1. For example, you can learn that CNN is just as untrustworthy as Twitter is….
Only occasionally I wish I had the complete absence of a life necessary to hang around Twitter and make trenchant, witty and withering responses to something like that tweet, which show either an epic lack of self-awareness by the tweeter, or a deep, deep belief that its consumers are complete idiots. I vote for the latter.
Here are some of the responses:
“It’s a show where they just run the @CNN logo for the hour”
“It’ll be a useless conversation if you fail to examine the role of @CNN in fueling and sustaining the division for ratings and profits”
“Any final shred of CNN sense of self-awareness was apparently surgically removed years ago.”
“Your fucking network, that’s what!”
“Here’s a good place to start: CNN covered up the mass killing of thousands of NY seniors because it has an anchor who is brother to sociopath.”
2. You can learn that many conservatives don’t comprehend the concept of “ethics”…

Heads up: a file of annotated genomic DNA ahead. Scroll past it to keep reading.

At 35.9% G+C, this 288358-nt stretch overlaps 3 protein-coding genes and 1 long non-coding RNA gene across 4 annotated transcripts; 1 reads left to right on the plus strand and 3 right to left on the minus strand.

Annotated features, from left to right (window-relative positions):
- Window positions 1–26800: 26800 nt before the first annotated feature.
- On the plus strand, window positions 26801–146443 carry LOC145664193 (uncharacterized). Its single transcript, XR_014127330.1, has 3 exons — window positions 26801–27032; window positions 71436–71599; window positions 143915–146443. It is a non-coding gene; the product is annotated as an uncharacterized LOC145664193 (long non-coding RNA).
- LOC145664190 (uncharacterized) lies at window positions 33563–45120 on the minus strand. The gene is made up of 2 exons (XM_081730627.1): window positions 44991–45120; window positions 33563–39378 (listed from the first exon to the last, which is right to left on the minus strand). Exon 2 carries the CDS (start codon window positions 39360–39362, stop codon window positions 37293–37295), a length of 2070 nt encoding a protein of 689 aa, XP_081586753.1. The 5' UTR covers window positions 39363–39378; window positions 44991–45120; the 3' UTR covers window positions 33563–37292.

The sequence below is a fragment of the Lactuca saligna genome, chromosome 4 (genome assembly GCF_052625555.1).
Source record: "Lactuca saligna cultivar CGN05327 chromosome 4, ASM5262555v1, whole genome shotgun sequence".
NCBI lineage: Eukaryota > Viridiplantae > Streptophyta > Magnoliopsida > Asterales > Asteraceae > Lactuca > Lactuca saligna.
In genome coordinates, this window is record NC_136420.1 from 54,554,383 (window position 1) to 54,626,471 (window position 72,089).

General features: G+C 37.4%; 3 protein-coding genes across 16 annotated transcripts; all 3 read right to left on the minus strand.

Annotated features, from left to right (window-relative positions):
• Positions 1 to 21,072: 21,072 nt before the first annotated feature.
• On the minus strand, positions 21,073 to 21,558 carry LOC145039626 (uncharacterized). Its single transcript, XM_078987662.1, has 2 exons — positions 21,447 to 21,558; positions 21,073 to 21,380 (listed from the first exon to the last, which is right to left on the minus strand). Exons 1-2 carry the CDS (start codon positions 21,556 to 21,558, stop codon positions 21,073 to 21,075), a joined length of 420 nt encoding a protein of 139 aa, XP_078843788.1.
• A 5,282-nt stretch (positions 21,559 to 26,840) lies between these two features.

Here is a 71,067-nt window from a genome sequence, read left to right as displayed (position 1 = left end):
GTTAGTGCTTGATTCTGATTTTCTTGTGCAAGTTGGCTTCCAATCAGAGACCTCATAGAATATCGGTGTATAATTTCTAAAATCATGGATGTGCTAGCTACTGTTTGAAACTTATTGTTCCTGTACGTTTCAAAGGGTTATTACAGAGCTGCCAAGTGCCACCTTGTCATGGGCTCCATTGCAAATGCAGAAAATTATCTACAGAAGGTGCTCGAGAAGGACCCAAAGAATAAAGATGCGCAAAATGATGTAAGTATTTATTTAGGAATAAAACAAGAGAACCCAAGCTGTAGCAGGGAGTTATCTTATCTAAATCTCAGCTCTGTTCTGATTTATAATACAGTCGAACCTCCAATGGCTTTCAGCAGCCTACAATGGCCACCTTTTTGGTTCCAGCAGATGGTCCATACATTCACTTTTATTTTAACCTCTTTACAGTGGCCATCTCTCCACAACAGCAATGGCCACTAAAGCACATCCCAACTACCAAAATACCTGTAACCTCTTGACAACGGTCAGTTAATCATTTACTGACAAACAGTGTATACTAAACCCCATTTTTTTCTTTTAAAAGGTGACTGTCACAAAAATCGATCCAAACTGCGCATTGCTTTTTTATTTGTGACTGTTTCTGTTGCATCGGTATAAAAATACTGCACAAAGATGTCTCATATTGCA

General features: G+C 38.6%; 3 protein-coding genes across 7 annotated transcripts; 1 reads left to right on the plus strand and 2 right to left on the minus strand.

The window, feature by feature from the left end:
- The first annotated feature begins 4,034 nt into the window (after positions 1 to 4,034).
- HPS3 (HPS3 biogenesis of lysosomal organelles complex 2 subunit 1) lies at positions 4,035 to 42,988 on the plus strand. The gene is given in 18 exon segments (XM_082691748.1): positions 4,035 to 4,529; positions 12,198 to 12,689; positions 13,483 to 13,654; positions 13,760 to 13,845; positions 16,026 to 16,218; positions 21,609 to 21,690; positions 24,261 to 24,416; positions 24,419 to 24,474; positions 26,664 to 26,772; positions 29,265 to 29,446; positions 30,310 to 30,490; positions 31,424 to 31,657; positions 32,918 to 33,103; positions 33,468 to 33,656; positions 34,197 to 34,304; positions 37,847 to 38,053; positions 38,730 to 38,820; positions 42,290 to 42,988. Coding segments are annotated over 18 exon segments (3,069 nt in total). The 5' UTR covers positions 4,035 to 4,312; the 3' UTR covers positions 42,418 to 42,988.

1. Nice. Earlier this week, as noted on Ethics Alarms, the New York Attorney General released a report suggesting that the number Wuhan virus nursing home deaths could be more than 50 percent higher than originally claimed by Governor Cuomo’s administration.
In response to the report, Cuomo said, in part, “”Who cares? They died!”
Meanwhile, the mainstream media seems intent on minimizing the whole scandal. Fox News senior meteorologist Janice Dean accused NBC anchor Lester Holt of censoring her friend to shield Cuomo. Dean’s friend, appearing on Holt’s show, claimed that she was directed by him not to say “Governor Cuomo failed us” regarding the death of her own family member in a nursing home, but rather “New York failed us.”
“The mainstream is STILL protecting this guy. Disgusting,” she tweeted. “New York State did not fail us. The governor, his administration and his health department FAILED US. You are a disgrace to all families.”